The rules supplement recently announced voluntary initiatives to address methane emissions at existing wells—emissions that may be greater than the EPA estimates according to new research.

A study conducted by scientists at Colorado State University and published in Environmental Science & Technology, quantifies emissions from thousands of gathering facilities, which consolidate gas from wells and feed it into processing plants or pipelines. These emissions have been largely unreflected in federal statistics, the report says, but may be the largest methane source in the oil and gas supply chain. These newly identified emissions would increase total emissions from that chain in EPA’s current Greenhouse Gas Inventory by approximately 25 percent.

Climate Action Declaration

Muslim scholars from 20 countries issued an “Islamic Declaration on Climate Change” on Tuesday, calling on the world’s 1.6 billion Muslims to work to eliminate greenhouse gas emissions by 2050 and to commit to renewable energy sources.

The declaration drawing on Islamic teachings and to be presented at the global climate summit in Paris was finalized at the International Islamic Climate Change Symposium in Istanbul this week.

“The pace of global climate change today is of a different order of magnitude from the gradual changes that previously occurred throughout the most recent era, the Cenozoic,” the declaration reads. “Moreover, it is human-induced: we have now become a force dominating nature. Our species, though selected to be a caretaker or steward on the earth, has been the cause of such corruption and devastation on it that we are in danger [of] ending life as we know it on our planet.”

The declaration asks Muslim countries, particularly those that are “well-off” and “oil-producing,” to lead the greenhouse gas phase out and to provide financial and technical support for climate change efforts by less-affluent states.

Alaska and Climate Change

Climate change could exacerbate one of Alaska’s worst wildfire seasons—one that has burned some 5 million acres of tundra and forests and ignited fears that large stores of carbon are being emitted into the atmosphere.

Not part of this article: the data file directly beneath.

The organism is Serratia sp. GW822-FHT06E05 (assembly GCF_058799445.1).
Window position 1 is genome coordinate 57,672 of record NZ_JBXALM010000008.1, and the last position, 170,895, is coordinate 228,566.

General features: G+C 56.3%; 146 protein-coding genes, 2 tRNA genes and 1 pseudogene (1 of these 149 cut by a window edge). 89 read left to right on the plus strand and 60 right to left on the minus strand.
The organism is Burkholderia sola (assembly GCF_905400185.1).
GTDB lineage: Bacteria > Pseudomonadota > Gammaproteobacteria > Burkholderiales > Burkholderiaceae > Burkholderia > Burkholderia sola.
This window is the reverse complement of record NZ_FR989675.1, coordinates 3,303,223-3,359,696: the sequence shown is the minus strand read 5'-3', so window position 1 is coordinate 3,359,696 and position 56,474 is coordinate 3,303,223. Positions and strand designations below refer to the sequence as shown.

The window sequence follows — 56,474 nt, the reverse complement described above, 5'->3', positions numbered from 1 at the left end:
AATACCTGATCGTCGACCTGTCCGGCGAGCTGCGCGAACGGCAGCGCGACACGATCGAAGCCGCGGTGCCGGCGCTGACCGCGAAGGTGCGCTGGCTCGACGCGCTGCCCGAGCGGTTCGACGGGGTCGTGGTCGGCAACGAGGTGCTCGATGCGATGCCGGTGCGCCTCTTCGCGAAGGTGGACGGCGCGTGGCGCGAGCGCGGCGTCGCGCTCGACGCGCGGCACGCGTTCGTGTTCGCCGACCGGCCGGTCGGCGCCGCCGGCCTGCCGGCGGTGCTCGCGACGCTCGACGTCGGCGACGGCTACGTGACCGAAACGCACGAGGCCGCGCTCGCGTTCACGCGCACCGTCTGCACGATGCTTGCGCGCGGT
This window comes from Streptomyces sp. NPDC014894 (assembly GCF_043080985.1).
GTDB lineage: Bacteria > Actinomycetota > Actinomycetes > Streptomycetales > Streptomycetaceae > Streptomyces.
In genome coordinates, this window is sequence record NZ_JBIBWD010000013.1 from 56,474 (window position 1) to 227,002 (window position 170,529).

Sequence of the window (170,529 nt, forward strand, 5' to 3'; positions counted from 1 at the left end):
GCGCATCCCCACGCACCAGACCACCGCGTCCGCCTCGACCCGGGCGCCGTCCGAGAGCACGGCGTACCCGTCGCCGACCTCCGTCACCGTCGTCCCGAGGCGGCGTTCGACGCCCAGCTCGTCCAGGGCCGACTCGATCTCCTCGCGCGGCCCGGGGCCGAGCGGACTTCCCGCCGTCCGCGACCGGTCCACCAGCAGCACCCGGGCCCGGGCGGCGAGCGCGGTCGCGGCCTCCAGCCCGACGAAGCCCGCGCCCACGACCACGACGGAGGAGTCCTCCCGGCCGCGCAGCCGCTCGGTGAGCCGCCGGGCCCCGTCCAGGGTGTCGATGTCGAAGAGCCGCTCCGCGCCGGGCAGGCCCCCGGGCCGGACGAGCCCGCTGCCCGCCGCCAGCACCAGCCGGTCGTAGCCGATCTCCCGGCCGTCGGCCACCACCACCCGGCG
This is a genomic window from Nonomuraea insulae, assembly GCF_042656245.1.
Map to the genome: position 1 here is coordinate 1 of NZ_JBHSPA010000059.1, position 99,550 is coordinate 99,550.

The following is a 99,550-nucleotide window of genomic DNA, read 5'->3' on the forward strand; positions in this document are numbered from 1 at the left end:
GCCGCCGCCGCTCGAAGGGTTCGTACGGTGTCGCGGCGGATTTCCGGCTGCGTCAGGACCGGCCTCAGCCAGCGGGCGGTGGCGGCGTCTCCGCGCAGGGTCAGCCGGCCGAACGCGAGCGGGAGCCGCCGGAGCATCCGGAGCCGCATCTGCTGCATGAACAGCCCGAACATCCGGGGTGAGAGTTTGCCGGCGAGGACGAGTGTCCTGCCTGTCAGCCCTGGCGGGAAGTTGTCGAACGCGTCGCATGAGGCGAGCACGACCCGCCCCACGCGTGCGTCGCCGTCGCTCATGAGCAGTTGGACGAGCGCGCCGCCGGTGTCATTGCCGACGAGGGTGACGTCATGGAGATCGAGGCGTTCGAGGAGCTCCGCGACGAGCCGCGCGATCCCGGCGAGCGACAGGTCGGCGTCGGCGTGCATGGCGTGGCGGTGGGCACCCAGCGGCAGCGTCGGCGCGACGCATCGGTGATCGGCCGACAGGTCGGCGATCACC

“We really need to start considering the long-term implications of big fires that are being predicted,” said Nicky Sundt, a climate change expert for the World Wildlife Fund. “In the Arctic, you have a lot of carbon locked up, and the fires will release that. We need to start thinking seriously about the carbon emissions from these fires.”

A recent Climate Central analysis shows that in the last 60 years large wildfires in Alaska have essentially doubled and that the wildfire season is 40 percent (35 days) longer than it was in the 1950s, mainly due to rapid warming in the globe’s northern reaches.

“The primary driver is temperature. The warmer we get, the more fires we seem to get,” Mike Flannigan, a wildland fire expert at the University of Alberta, said. “We need a 15 percent increase in precipitation to account for the warming. Very few climate models suggest there will be an increase in precipitation to compensate for the increase in temperature. The fuels will be drier in the future and it will be easy to start the spread of fire.”

Of particular concern—drying of peat, which then becomes susceptible to burning and release of centuries’ worth of carbon in the span of a few hours of intense fire. Teresa Hollingsworth, a researcher and ecology professor with the University of Alaska Fairbanks, told NPR that many of the state’s fires burned seven feet deep, where vast amounts of carbon are stored.

“The carbon released from fire emissions during a large fire year in Alaska is roughly equivalent to 1 percent of the global fossil fuel and land use emissions,” said Dave McGuire, a research scientist and leader of the U.S. Geological Survey’s Alaska Cooperative Wildlife Research Unit, in a recent press release.

Obama is visiting the state at the end of this month to highlight climate change impacts that go beyond fires.

“In Alaska, glaciers are melting,” Obama said in a video released last week. “The hunting and fishing upon which generations have depended for their way of life and for their jobs are being threatened. Storm surges once held at bay now endanger entire villages. As Alaskan permafrost melts, some homes are even sinking into the ground. The state’s God-given natural treasures are all at risk.”

The Climate Post offers a rundown of the week in climate and energy news. It is produced each Thursday by Duke University’s Nicholas Institute for Environmental Policy Solutions.

Challenges Ahead for Clean Power Plan, Another EPA Rule

August 13, 2015
The Nicholas Institute for Environmental Policy Solutions at Duke University

The Nicholas Institute for Environmental Policy Solutions at Duke University